The new revival of Man of La Mancha will be recorded in New York City on Nov. 14 at Right Track Recording in Manhattan. RCA Victor will release the cast recording on Jan. 7, 2003.Bob Billig is the the music director.
The show will have its first Broadway preview on Saturday, Nov. 23 (the matinee), four days later than the originally announced Nov. 19. There will be an extra performance on Nov. 24, making for a total of four shows that initial weekend.
The musical began its tryout at Washington's National Theatre Oct. 8 and continued through Nov. 10, before taking up residence on Broadway at the Martin Beck. The official opening date is Dec. 5.
Perez replaces Richard Amaro, who left for personal family reasons. Work on the show's choreography continued during the DC run, a show spokesman said. Jonathan Kent, the London director behind such Britain to-Broadway hits as Medea with Diana Rigg and Hamlet with Ralph Fiennes, is at the helm.
Mark Jacoby, Stephen Bogardus, Don Mayo and Natascia Diaz take key supporting roles. Also in the cast are Bradley Dean, Olga Merediz, Frederick B. Owens, Jamie Torcellini, Timothy J. Alex, Andy Blankenbuehler, John Herrera, Jamie Karen, Lorin Latarro, Carlos Lopez, Wilson Mendieta, Gregory Mitchell, Richard Montoya, Michelle Rios, Thom Sesma, Jimmy Smagula, Dennis Stowe and Allyson Tucker.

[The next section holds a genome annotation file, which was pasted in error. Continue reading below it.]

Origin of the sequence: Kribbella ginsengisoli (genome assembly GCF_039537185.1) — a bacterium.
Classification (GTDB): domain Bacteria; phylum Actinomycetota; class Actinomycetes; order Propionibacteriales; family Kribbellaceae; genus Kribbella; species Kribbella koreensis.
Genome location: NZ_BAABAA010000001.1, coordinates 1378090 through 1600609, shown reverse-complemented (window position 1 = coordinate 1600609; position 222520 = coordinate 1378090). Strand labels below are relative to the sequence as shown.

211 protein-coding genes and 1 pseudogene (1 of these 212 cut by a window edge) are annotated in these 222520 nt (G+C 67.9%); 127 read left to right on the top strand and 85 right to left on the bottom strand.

Mastrantonio was last seen on the New York stage a decade ago in a Central Park mounting of Twelfth Night. She played Viola. Her Broadway credits include West Side Story, Copperfield, Oh, Brother, The Human Comedy and The Marriage of Figaro.
Sabella made his name playing the hoarse-voiced Harry the Horse opposite Nathan Lane's Nathan Detroit in Broadway's Guys and Dolls and has since starred with Lane in several other vehicles, including A Funny Thing Happened... on Broadway, "Encore! Encore!" on television and " The Lion King" on the big screen.
David Stone, Jon B. Platt, Susan Quint Gallin, Sandy Gallin, Seth M. Siegel and USA Ostar Theatricals will produce. The design team includes sets and costumes by Paul Brown; lighting design by Paul Gallo; and sound design by Tony Meola.
The musical, which won a Tony for Best Musical in 1965, was drawn from Miguel Cervantes' 17th-century novel, "Don Quixote," as distilled through a script by Dale Wasserman. The music is by Mitch Leigh, with lyrics by Joe Darion, who died last year. Leigh wrote several songs for the show with the poet W.H. Auden, but they disagreed about aspects of the project, so Darion was enlisted. The show began life at the Goodspeed Opera House in East Haddam, CT, and had a smash success for 2,328 performances on Broadway.
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